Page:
SQL Server and MS Access 2013 are still friends in Azure!

With more and more features being added to the SQL Server I started thinking that its friendship with MS Access 2013 began to fade away. Originally, their long relationship had been solidified through the course of both products maturity, from SQL Server 7.0 to 2008 R2 and MS Access 2000 to 2010 with the introduction of ADP (Access data project). However recent changes in Access 2013 introduced some challenges to those who heavily invested their application infrastructure into this couple of SQL Server and MS Access ADP. Many people got really upset about this and I understand both parties of this situation (you can read all the comments from the last link).

My first MS Access ADP project was developed in 2001 with SQL Server 7.0 and Access 2000 and at that time I realized all the potential that this framework had despite to all the skeptical criticism. During my last engagement with a different client (approximately 10 years after) I've built a solution using SQL Server 2008 R2 and MS Access 2010 and it was a very stable couple I would say :-)

Nevertheless,  I've decided to test a proof of concept, what if a Windows Azure SQL Database can still find a friendship with MS Access 2013, and if yes to what level.

1) I need to create a Windows Azure SQL Database, let's just name is Windows_Azure_Access:

this is how I see this database in my Windows Azure portal:

2) Then let's add a new dbo.TableTest table and populate it with some values:

I especially like the new look of a query execution plan: less colors and more details I think:

3) So now we have the data in the Windows Azure SQL Database; let's try connect to the table we've created from a desktop MS Access application. Since the MS Access ADP technology is no longer available in 2013 version, we will go with the ODBC way of connecting to data.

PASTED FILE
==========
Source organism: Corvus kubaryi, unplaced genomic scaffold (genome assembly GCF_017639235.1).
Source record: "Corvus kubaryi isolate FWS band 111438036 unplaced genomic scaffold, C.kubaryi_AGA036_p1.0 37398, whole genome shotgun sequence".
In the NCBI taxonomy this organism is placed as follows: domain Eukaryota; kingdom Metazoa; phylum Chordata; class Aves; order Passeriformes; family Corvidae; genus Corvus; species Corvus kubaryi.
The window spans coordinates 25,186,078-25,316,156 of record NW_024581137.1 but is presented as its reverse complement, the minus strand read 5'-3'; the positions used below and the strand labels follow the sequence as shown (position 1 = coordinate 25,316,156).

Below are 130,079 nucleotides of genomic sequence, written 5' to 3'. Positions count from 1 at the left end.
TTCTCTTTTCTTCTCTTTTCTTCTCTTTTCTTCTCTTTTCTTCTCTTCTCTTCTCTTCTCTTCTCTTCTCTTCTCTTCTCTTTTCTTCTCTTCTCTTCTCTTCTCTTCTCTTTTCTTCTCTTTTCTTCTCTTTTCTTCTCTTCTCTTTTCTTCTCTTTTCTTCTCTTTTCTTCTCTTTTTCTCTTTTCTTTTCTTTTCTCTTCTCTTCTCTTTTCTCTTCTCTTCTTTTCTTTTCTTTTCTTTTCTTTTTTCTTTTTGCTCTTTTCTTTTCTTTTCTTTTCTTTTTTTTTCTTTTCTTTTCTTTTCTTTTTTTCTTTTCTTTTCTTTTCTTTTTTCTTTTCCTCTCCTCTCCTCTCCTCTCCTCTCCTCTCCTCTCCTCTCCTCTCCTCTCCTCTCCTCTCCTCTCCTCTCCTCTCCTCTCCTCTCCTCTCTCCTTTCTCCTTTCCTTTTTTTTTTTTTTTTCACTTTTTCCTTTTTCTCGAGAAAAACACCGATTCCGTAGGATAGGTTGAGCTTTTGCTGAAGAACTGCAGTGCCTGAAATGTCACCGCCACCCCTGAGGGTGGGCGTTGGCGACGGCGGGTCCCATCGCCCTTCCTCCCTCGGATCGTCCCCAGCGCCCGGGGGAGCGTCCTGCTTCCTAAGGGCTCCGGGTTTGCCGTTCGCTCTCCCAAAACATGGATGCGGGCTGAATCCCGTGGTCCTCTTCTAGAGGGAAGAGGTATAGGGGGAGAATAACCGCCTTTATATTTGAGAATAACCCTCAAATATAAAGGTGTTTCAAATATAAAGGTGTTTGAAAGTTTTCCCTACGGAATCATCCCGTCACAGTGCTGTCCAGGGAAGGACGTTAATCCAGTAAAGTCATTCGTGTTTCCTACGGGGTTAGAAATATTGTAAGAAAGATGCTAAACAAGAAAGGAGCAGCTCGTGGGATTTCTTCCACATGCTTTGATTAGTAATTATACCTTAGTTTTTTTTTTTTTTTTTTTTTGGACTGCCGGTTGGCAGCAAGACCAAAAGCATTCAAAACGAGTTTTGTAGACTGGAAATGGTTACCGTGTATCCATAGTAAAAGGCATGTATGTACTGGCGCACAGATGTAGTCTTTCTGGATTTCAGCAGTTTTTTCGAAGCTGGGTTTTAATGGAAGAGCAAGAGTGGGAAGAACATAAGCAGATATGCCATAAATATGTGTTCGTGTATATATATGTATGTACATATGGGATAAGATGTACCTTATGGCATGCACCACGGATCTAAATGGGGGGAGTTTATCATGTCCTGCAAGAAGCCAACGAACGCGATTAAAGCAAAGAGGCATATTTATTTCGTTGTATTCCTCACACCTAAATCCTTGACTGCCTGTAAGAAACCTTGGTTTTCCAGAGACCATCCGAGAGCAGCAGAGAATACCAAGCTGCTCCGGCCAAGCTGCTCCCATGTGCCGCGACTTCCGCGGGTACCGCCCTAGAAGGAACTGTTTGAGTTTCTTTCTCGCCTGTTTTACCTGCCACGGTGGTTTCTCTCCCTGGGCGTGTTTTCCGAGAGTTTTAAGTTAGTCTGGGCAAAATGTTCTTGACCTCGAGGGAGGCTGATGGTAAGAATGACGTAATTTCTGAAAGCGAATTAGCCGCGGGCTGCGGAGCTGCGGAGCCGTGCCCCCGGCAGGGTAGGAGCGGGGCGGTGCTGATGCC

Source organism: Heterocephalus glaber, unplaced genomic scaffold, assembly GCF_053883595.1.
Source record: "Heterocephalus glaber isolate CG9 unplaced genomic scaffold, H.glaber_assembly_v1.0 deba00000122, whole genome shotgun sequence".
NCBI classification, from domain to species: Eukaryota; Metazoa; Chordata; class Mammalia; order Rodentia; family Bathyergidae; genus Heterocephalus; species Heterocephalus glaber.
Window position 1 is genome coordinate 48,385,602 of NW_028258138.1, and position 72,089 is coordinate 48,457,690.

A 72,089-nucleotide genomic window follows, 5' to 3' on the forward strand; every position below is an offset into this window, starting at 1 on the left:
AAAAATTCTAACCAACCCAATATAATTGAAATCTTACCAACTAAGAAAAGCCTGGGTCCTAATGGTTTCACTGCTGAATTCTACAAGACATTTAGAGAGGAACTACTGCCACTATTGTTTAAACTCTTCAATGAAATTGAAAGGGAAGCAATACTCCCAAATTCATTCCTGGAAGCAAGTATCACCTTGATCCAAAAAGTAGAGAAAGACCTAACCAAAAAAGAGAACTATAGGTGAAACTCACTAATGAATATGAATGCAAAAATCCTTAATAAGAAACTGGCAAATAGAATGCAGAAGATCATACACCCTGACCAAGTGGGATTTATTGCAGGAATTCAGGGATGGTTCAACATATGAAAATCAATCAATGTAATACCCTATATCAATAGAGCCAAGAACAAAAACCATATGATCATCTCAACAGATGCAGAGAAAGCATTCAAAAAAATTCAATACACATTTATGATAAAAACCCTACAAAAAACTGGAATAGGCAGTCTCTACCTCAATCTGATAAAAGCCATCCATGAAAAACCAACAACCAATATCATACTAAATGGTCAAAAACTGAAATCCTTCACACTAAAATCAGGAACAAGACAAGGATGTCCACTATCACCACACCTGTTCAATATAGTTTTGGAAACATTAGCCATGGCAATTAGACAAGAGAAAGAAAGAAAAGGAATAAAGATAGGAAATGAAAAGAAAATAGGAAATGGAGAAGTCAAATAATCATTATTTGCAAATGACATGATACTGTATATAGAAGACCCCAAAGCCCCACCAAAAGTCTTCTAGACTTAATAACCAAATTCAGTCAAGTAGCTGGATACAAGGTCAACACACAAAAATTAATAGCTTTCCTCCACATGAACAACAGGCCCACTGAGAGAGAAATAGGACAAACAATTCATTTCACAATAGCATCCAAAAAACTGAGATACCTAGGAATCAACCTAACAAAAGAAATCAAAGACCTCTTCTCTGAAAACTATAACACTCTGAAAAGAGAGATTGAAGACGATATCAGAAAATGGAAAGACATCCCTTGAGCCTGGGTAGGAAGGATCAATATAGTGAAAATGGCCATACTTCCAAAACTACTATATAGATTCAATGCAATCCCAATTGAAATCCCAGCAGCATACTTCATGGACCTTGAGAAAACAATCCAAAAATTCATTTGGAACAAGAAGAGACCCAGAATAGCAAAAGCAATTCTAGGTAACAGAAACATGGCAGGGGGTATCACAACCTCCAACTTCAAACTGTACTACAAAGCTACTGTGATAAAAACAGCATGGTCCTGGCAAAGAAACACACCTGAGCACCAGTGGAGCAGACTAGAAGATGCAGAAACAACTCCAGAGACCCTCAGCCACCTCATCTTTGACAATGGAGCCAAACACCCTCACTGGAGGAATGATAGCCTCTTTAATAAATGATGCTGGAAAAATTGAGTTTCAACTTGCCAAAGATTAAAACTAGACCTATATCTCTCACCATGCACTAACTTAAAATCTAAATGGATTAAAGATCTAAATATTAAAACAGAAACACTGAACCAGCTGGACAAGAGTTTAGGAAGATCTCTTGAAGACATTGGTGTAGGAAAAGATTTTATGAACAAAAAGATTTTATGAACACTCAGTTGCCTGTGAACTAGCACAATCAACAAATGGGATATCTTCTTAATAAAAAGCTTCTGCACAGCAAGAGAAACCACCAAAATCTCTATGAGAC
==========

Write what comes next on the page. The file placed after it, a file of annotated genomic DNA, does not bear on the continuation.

We create a blank MS Access 2013 database. Then through the ODBC connection console I need to add a new SQL Server connection: provide Server name for my SQL Azure database with account and password to access it (make sue to use a 32-bit version of the odbcad32.exe file, for some of the reasons the 64-bit version didn't allow me to create new DNS).

4) Then I create a new ODBC connection within the MS Access database for my dbo.TableTest table from the Azure; and after I accomplish this then I can see both the table and its data:

The same was as I can see this data in SSMS:

and in the native Azure environment:

For sure the T-SQL in Windows Azure SQL Databases has some limitations, but still provides a way to build database solutions; and as result of this simple test I can say that Windows Azure SQL Database and MS Access 2013 can be friends, even not that close as they used to be before, but still Azure data can be retrieved.

Enjoy your day and happy data adventures!


  1. Thanks for providing such useful information, keep updating like this Azure Online Training


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